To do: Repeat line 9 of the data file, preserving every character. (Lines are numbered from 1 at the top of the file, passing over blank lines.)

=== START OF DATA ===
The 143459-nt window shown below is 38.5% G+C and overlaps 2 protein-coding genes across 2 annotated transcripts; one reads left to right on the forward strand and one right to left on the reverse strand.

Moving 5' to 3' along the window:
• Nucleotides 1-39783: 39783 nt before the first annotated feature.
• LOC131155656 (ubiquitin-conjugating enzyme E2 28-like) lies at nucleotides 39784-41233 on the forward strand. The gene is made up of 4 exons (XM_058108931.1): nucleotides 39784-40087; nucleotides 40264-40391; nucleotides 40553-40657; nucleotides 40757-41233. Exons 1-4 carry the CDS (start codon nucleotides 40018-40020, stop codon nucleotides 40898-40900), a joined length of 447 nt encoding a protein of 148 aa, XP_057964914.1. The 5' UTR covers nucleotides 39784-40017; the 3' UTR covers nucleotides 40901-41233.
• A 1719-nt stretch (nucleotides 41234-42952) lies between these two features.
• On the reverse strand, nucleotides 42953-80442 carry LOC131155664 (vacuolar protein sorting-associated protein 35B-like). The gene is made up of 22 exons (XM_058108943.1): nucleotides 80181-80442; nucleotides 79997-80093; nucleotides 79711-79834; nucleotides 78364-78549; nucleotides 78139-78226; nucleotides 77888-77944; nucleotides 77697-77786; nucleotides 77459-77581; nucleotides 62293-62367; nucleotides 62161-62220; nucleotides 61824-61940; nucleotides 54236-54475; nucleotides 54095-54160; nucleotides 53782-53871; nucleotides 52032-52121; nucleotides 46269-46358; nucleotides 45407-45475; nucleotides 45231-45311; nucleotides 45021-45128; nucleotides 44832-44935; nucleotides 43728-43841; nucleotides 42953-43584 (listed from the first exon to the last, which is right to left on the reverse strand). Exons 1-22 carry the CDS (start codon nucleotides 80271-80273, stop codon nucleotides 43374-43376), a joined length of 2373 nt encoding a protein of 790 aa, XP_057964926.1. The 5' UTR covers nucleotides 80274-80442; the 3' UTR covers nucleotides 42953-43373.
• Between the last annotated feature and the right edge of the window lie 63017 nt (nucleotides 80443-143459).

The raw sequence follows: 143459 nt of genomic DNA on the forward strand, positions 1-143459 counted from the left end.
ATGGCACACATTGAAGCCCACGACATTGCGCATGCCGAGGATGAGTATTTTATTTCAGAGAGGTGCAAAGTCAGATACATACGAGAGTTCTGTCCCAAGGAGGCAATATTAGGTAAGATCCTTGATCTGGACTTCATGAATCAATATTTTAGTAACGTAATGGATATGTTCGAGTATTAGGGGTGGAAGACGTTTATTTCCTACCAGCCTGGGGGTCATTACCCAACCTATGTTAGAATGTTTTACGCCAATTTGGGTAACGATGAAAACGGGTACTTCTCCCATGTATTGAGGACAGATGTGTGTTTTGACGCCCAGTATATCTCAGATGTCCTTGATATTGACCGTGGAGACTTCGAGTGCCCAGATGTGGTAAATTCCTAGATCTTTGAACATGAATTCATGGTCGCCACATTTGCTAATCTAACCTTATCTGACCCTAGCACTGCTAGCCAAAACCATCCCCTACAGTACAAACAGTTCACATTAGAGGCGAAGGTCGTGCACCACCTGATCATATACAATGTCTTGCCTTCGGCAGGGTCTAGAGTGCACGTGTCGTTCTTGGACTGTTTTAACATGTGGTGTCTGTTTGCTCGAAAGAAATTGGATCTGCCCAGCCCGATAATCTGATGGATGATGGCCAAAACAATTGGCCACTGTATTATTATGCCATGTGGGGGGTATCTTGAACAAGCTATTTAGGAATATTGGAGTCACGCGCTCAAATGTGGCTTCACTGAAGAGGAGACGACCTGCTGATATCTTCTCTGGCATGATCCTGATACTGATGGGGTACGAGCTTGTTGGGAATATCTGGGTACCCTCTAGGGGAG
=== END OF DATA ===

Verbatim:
ATGGCACACATTGAAGCCCACGACATTGCGCATGCCGAGGATGAGTATTTTATTTCAGAGAGGTGCAAAGTCAGATACATACGAGAGTTCTGTCCCAAGGAGGCAATATTAGGTAAGATCCTTGATCTGGACTTCATGAATCAATATTTTAGTAACGTAATGGATATGTTCGAGTATTAGGGGTGGAAGACGTTTATTTCCTACCAGCCTGGGGGTCATTACCCAACCTATGTTAGAATGTTTTACGCCAATTTGGGTAACGATGAAAACGGGTACTTCTCCCATGTATTGAGGACAGATGTGTGTTTTGACGCCCAGTATATCTCAGATGTCCTTGATATTGACCGTGGAGACTTCGAGTGCCCAGATGTGGTAAATTCCTAGATCTTTGAACATGAATTCATGGTCGCCACATTTGCTAATCTAACCTTATCTGACCCTAGCACTGCTAGCCAAAACCATCCCCTACAGTACAAACAGTTCACATTAGAGGCGAAGGTCGTGCACCACCTGATCATATACAATGTCTTGCCTTCGGCAGGGTCTAGAGTGCACGTGTCGTTCTTGGACTGTTTTAACATGTGGTGTCTGTTTGCTCGAAAGAAATTGGATCTGCCCAGCCCGATAATCTGATGGATGATGGCCAAAACAATTGGCCACTGTATTATTATGCCATGTGGGGGGTATCTTGAACAAGCTATTTAGGAATATTGGAGTCACGCGCTCAAATGTGGCTTCACTGAAGAGGAGACGACCTGCTGATATCTTCTCTGGCATGATCCTGATACTGATGGGGTACGAGCTTGTTGGGAATATCTGGGTACCCTCTAGGGGAG